Rehabilitation should be considered an essential service provided by the health care system at all levels. Many people without long-term injuries will require rehabilitation services at some point in their lives. Likewise, many people with long-term injuries do not always require rehabilitation Services such as spinal cord injury patients may require intensive rehabilitation for several months after the initial spinal cord injury, but once they have received adequate treatment to perform to their maximum capacity and are provided with assistive devices, they can enable them to continue to function well in their community and family environment, then they may not need to access more rehabilitation services. Some people with long-term impairments may also need intermittent rehabilitation services, such as those with depression or degenerative diseases.
Rehabilitation is a highly person-centered health strategy in which treatment caters to the underlying health condition as well as the user’s goals and preferences. Information on function is crucial for rehabilitation decision-making at all levels of the health system, as the goal is Rehabilitation is about optimizing function according to injury and acute or chronic illness:
- At the user level, information on functionality guides goal setting and outcome assessment throughout rehabilitation care (primary, secondary, and tertiary) and treatment phases (post-acute care and long-term care).
- At an institution or program level, functional information from users can be aggregated to help monitor clinical outcomes and improve service planning and quality assurance.
- At the policy level, integrated clinical information on functioning provides policymakers with a source of evidence for planning health and rehabilitation services and monitoring their impact.
Rehabilitation occurs across the life course from newborn to end of life and can occur before a health condition in acute care (prophylactic “pre-rehabilitation” facilitation) and post-acute to long-term care, and many provide rehabilitation interventions for health and Non-health professionals as well as individuals, their families and carers. By restoring to prevent or slow the deterioration of function (sensory, physical, intellectual, psychological, cognitive or social), rehabilitation puts the person at the center of the process and helps people reach their goals Realize your full potential and encourage participation in society. Therefore, its impact is not only on individuals, but also on their families, communities and economies.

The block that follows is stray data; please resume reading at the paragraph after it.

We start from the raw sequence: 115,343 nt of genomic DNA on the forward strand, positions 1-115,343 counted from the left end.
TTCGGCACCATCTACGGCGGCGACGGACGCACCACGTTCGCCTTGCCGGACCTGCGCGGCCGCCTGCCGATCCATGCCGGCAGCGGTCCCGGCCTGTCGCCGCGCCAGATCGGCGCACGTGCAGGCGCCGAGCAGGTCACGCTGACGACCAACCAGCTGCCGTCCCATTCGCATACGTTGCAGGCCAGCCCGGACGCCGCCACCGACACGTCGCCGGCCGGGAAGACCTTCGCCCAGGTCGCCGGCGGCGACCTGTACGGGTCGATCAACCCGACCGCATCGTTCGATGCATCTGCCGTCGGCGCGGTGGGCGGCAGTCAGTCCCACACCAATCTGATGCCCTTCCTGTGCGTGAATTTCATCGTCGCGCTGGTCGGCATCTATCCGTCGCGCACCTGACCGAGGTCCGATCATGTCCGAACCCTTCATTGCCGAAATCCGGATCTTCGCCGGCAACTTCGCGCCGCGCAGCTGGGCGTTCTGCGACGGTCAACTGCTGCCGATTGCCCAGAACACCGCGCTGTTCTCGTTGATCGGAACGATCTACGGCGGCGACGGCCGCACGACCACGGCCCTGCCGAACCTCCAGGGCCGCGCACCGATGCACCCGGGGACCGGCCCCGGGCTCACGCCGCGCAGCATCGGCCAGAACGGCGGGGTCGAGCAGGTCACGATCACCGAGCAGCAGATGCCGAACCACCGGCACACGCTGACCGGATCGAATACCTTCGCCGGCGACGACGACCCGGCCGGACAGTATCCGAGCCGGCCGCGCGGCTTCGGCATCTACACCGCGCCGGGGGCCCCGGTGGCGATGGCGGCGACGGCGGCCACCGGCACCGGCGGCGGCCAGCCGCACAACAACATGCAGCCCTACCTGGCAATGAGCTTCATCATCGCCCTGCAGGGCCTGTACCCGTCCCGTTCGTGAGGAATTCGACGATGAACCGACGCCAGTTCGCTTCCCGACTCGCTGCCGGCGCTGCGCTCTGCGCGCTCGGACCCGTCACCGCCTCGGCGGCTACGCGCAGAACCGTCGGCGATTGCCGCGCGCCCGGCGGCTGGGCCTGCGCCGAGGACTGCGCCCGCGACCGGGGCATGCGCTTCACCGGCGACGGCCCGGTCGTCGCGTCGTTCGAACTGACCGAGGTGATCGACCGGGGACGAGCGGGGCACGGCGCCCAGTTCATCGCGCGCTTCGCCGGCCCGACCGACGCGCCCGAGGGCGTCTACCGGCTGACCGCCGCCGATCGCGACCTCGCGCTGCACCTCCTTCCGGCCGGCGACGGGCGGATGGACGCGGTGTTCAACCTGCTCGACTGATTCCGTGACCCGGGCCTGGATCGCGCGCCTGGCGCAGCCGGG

Dietz  described four elements of rehabilitation in relation to cancer patients that are now used in rehabilitation for a wide range of conditions: preventive restorative supportive palliative care:
Occurs shortly after a new diagnosis or new injury. The aim is to provide educational advice and interventions to prevent or slow the onset of further injury and maintain a person’s level of ability. This is a common form of rehabilitation in long-term illnesses such as cancer Chronic Obstructive Pulmonary Disease (COPD) Diabetes and many neurological disorders. It also supports supported self-management and can include interventions aimed at maintaining function for as long as possible.
Restorative rehabilitation focuses on interventions that improve muscle strength or impairments such as respiratory function and cognitive impairment to maximize return of function. This is a common form of recovery after being ill after surgery or after an acute event such as a severe trauma or stroke for maximum functionality.
Supportive rehabilitation uses methods such as providing self-help equipment and teaching people compensation strategies or alternative ways of doing things to improve a person’s self-care and mobility. This may include the provision of auxiliary equipment or environmental modifications. This is sometimes called adaptive rehabilitation. 
Palliative rehabilitation enables people with life constraints to live a high quality of life physically, mentally and socially, while respecting their wishes. It usually focuses on relieving symptoms such as pain, dyspnea, and edema, preventing contractures and assisting breathing Mental Health Relaxation or use of assistive devices to maximize functional independence and support comfort dignity and quality of life. 
Rehabilitation objectives include:
- Prevention of the loss of function
- Slowing the rate of loss of function